But maybe this is an overly simplistic world view, especially given my experiences, the advantages I've had in life etc. But man, labels. They make me twitchy. Am I doing a disservice by not intentionally signal boosting the diverse characters in some of my reviews ("Hey, over here! This contemporary Christmas novella features a black heroine!")? You could make the argument that I am. But I feel strongly that the novella featuring the black heroine isn't any different from the novella featuring the white heroine. At the end of the day they're both romances and my enjoyment (or dislike) of either is not going to have anything to do with the character's race, ethnicity or who they like to have sex with (well, unless who they like to have sex with is an Alphahole - in which case I'll have issues).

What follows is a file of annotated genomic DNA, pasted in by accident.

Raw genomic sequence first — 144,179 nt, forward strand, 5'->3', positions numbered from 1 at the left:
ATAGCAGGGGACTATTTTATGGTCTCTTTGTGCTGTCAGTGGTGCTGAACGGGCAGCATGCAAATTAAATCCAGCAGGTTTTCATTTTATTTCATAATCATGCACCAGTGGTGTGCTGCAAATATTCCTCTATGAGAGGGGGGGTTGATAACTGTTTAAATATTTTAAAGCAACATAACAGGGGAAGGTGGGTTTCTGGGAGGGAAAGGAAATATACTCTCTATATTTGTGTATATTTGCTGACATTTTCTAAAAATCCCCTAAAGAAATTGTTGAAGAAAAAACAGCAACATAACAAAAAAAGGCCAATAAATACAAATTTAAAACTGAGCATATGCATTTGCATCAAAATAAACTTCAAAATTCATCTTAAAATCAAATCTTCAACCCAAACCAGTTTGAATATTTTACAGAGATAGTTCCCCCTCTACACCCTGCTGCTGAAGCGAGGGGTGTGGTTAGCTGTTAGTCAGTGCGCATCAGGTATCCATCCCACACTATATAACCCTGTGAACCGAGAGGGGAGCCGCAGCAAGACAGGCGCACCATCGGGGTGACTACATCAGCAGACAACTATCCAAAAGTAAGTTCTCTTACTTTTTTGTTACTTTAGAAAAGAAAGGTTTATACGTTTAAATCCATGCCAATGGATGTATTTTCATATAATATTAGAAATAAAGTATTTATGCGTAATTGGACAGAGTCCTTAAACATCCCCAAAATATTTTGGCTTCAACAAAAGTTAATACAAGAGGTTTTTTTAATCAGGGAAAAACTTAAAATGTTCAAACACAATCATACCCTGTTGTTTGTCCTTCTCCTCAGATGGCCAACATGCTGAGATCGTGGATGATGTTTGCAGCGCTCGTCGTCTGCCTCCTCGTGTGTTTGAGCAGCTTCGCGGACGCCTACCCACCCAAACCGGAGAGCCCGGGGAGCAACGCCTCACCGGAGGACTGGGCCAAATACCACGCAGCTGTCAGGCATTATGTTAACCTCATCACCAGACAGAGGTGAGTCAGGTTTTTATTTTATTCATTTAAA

My sticking point with the diversity discussion as it currently exists in Romancelandia is that often it devolves into what I call Looking For A Cookie. Over here! Look at me! I'm promoting diversity! I do think there's a way we (and by we I mean Practically See-Through White Girls like myself) can signal boost and promote diverse books without coming off as misguided or self-serving. And my way of doing it is moving those books right into the stream of my normal blogging, reading, tweeting, and signal boosting activities. Could I, personally, be doing a better job of reading more diverse books? Gods yes, of course I could. But nobody in the Romance Genre Mosh Pit is immune to the horrors that is Wendy's TBR Mountain Range. Jeannie Lin is languishing right next to Marguerite Kaye and the new Beverly Jenkins is smacking me in the face next to the last Laura Lee Guhrke book I still haven't read. But, and here's the point, they're there - waiting for me. And I'll get to them eventually. And hopefully I'll love them all, write glowing blog posts and people who stumble across those posts might actually pick the books up for themselves.